It’s hard to imagine that health could bring happiness to the sweet-treat category. But America’s insatiable demand for low-carb, low-calorie, and sugar-, fat-, additive-, and even gluten-free treats has spurred unprecedented product innovation, more-than-expected sales growth, and a return of long-gone customers to the confectionery, sweet baked goods, and dessert foods segment.
And just in time. According to The NPD Group, only 15% of in-home dinners and 11% of restaurant evening meals now include a dessert. In addition, the core “sweets” target—children age 5–14—will continue to shrink as a result of demographic trends in the next few years. Moreover, NPD reports that while kids today are snacking more—and making healthier choices—than they did 10 years ago, those age 8–12 ate fewer snack cakes, cupcakes and mini-cakes (down 5.7 eatings/child in 2003 vs 1999); less chewy candy (down 6.1 eatings); and less chocolate candy (down 5.3 eatings). Clearly, sweet-treat marketers must heighten their appeal to audiences other than children, and that means great-tasting, healthy, and convenient foods with gourmet flair!
Healthy snacking is a habit that increases with age, according to Packaged Facts’ 2004 U.S. Snack Market report, and with our aging population so does its potential market size. Adults age 75 and over are the most likely to “snack right”—indexing 156, or over half the adult normal rate; those age 65–74 indexed 130; and those age 55–64 indexed 114.
Healthy snacks are also a fast-emerging opportunity among our 40 million young adults. While those age 18–24 index 119 for tortilla chips/cheese snacks and 114 for frozen hot snacks, they index 162—the highest of any population segment—for nutritional snacks and 124 for energy/diet snacks and bars. While salty snacks, chocolate candy, and cookies have traditionally been the most popular snack foods among teens, NPD reports that nutrition bars are now teens’ fastest-growing snack food. In 2003, teens choose bars as a snack nearly six times more often than five years ago.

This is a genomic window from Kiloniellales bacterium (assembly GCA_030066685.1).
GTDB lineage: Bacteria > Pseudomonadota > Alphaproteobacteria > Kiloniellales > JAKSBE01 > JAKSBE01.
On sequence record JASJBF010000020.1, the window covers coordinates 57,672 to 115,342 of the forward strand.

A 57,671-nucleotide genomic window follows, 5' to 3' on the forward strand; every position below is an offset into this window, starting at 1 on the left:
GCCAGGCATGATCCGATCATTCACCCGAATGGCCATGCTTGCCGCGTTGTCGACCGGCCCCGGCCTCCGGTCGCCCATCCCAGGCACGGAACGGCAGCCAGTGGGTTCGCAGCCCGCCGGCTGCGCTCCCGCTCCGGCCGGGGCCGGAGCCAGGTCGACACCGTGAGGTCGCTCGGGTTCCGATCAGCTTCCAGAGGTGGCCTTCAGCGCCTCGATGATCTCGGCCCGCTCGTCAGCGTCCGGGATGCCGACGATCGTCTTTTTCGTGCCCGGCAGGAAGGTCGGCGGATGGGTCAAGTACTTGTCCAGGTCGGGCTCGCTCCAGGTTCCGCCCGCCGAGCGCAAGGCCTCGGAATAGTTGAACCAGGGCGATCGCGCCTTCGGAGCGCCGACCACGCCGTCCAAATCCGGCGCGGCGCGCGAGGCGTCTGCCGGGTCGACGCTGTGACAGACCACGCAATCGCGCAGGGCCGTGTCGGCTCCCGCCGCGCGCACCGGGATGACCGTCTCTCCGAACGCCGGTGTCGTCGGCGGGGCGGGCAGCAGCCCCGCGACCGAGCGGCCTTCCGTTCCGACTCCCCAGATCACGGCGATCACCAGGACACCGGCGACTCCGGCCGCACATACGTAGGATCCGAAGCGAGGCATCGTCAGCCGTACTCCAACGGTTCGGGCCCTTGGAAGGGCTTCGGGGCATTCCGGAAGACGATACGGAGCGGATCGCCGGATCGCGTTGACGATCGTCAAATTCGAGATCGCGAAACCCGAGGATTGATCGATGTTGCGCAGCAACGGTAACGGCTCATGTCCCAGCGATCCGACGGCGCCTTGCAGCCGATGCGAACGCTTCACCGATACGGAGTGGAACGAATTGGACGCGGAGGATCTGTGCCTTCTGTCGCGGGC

And it’s an explosive market: diet candy sales jumped 90% in 2003. IRI reports that low-carb food brands will reach $1 billion in mass channels in 2004. Low-carb brands grabbed 13%, and diet/low sugar, energy, high protein, and fitness bars 25%, of the bar segment. The bar segment topped all food and beverage category growth in the mass market, with a 20% increase in sales last year, 44% over the past two years ending 2/2/04. Granola/breakfast cereal bars share fell to 55%, and rice snacks to 5%. In the natural channel, natural sweeteners enjoyed a 35% sales gain in 2003, baking mixes 34%, candy and individual sweet snacks 32%, energy bars 21%, and bread and baked goods 19%, according to SPINS.
Although NPD reports that carb watchers are still consuming, on average, 128 g of refined carbs per day, low-carb treats like Entenmann’s Carb Counting line are in high demand. Krispy Kreme, the nation’s 5th-fastest-growing restaurant chain in 2003, has lowered its 2005 profit expectations by 10% as a result of low-carb market dynamics, and is introducing low-sugar treats. Hershey’s Sugar-free Chocolate Candy and Russell Stover’s Low Carb and Sugar Free Jelly Beans are among their latest low-carb and sugar-free market entries. Atkins’ Endulge low-carb peanut butter cups, baking/dessert mixes, and flours were among the fastest-growing items in the natural channel last year.
All-natural and organic cookies, baking mixes, and other sweets are also poised for growth. Carousel Foods of America Inc.’s refrigerated single-serve Missy’s All-Natural Puddings include favorites like Crème Caramel and Rice Pudding, while Idella’s Natural Gourmet’s Idella’s Natural Organic Gourmet Cookies have no wheat, dairy, egg, or refined sugars.
But even if it’s healthy, it still needs to be on trend. Nancy’s Pies offers new sugar-free and no-sugar-added seasonal desserts, including pumpkin pie, cookies, and festive Christmas cakes. And what about low-carb/-sugar birthday and wedding cakes? Galaxy Foods offers low-carb, single-serve versions of its decadent gourmet-restaurant desserts, including Fourever Cappuccino Mousse and Dolce De Leche Mousse. While portion sizes are getting smaller for some, bigger is better, such as Cookie Tree Bakeries’ Mega Bite 1/4 Pound Soft & Chewy individually packaged gourmet cookies. Organic and all-natural versions of more-upscale items like scones, biscotti, and meringue cookies, such as BakeHouse Fat Free/Low Fat Meringue cookies in English Toffee, Cinnamon Chocolate, and other exotic flavors, are also appearing.
by A. ELIZABETH SLOAN
President, Sloan Trends & Solutions, Inc.